Here! Here! I’m with Dave.
Maybe I’m a bit old school, but I’ve always believed if there’s something you really want, nourish the inner calling by trying, practicing, experimenting. Feel free to get it wrong before you get it right. Have fun while learning from mistakes, figure out what works, what’s successful. I never imagined one’s quest for success and acceptance would be made via ignorant television. If you want to sing, act, write, paint or perform, do it...minus the judges, cameras and television audience.
The apple doesn’t fall far from the tree, and last night I heard it: “MOM! There’s a spider in the bathroom! Come quick, kill it.”
If I was the character Fern in the classic “Charlotte's Web,” poor Charlotte wouldn’t have had enough time to finish the “SOME PIG” message before I took a shoe to her. I am not a fan of the spider species. Just writing about it makes me twitchy.
I’m pretty sure spiders are on the hunt for me. They are waiting for me to enter the garage, the basement, remove the laundry from the floor and scurry out.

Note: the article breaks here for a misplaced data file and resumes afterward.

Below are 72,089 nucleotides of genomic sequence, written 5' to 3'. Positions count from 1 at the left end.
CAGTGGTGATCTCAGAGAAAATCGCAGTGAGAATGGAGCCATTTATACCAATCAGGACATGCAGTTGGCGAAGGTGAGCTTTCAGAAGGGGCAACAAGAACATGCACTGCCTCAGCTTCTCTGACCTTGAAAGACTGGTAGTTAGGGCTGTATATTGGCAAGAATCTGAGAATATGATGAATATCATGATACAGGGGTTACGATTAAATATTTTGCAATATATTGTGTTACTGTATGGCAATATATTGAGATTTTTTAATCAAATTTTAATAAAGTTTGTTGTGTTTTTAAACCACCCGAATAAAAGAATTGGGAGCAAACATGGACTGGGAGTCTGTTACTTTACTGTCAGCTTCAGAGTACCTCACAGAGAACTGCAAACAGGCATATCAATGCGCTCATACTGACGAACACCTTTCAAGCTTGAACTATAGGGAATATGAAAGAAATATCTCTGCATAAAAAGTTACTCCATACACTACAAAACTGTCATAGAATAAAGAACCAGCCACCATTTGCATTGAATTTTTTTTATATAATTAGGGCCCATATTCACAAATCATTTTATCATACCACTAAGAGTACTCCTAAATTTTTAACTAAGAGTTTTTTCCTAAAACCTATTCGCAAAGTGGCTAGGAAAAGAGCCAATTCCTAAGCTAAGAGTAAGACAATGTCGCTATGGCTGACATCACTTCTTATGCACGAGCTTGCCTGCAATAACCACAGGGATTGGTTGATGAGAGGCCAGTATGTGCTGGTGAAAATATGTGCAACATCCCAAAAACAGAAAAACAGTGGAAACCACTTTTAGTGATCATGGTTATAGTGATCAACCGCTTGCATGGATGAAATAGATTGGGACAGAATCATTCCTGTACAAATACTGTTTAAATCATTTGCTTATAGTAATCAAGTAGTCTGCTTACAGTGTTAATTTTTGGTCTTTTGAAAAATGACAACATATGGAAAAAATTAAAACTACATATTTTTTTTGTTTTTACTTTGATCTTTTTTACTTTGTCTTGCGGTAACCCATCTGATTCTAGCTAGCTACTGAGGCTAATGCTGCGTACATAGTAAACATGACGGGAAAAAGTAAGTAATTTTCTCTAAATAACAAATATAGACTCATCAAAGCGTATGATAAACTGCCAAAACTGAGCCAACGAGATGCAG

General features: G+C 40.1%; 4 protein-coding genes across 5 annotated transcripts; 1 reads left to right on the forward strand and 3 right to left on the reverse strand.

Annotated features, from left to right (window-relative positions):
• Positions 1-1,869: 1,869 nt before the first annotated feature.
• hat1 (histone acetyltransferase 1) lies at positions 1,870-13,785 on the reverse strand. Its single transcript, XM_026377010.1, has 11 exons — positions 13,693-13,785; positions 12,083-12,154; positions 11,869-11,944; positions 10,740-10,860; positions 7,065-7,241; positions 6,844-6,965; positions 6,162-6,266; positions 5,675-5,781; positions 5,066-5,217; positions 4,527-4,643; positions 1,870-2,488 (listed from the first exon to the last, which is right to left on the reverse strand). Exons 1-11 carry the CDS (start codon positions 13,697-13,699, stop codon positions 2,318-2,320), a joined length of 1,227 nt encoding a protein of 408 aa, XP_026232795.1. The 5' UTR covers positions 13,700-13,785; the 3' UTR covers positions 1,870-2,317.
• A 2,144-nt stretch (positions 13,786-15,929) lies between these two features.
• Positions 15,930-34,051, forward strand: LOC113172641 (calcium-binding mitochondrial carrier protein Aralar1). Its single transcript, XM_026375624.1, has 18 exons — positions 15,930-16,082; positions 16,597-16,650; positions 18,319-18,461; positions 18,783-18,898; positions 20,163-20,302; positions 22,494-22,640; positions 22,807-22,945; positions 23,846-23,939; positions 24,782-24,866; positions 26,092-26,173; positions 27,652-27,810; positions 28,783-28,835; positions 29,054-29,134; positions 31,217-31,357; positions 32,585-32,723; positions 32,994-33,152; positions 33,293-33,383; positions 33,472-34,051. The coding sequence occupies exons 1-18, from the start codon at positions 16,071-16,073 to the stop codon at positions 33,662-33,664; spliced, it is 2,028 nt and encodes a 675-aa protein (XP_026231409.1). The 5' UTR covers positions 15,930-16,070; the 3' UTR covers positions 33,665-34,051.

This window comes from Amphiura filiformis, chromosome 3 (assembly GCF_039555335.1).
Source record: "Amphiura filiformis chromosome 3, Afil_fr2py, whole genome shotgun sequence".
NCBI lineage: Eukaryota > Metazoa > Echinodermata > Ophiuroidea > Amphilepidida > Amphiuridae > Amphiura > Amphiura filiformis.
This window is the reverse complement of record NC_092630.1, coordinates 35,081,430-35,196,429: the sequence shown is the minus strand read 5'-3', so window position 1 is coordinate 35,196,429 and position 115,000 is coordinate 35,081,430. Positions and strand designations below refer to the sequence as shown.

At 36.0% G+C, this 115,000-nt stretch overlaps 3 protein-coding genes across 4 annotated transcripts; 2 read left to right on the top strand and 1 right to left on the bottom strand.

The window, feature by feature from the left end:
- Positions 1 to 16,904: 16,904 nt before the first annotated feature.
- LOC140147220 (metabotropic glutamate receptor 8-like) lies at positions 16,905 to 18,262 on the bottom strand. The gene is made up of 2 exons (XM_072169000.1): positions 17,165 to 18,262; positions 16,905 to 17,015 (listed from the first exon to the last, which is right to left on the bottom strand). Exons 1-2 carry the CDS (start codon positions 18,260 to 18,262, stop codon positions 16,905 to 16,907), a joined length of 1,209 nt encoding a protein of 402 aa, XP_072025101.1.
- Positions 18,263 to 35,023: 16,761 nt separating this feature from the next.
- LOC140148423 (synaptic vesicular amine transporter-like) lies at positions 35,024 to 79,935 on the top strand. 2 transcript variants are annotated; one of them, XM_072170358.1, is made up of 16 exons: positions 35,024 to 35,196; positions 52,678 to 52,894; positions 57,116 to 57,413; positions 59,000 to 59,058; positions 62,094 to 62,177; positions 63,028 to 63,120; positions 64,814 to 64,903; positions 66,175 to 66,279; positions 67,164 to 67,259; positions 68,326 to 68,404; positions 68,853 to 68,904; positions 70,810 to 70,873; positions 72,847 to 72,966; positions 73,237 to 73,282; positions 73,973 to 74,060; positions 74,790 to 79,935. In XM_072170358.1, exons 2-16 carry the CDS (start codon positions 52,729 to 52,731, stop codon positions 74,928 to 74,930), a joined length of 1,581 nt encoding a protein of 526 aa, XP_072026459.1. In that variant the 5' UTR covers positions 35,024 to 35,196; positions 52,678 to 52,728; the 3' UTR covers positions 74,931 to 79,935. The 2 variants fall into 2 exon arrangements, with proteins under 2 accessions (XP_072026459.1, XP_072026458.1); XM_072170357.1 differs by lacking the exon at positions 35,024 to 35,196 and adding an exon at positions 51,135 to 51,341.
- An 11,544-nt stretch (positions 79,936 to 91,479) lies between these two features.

Any time I enter a room, I scan the walls. I assume any sort of black spot or dark mark is an eight-legged enemy checking me out.
Like a old-lady in Cadillac, I am constantly on the defensive. If we happen to be talking and you look over my shoulder and say “Oh my God” I will automatically assume there is a spider right behind me. If you then tell me not to move, I will assume there is an arachnid on my shoulder having a laugh.
I’m unsure if this phobia is nature or nurture, my mother has the same reaction to the things. I grew up watching her scream for my dad to come to her rescue. Even better was watching her take a broom to a cringing character in a ceiling corner.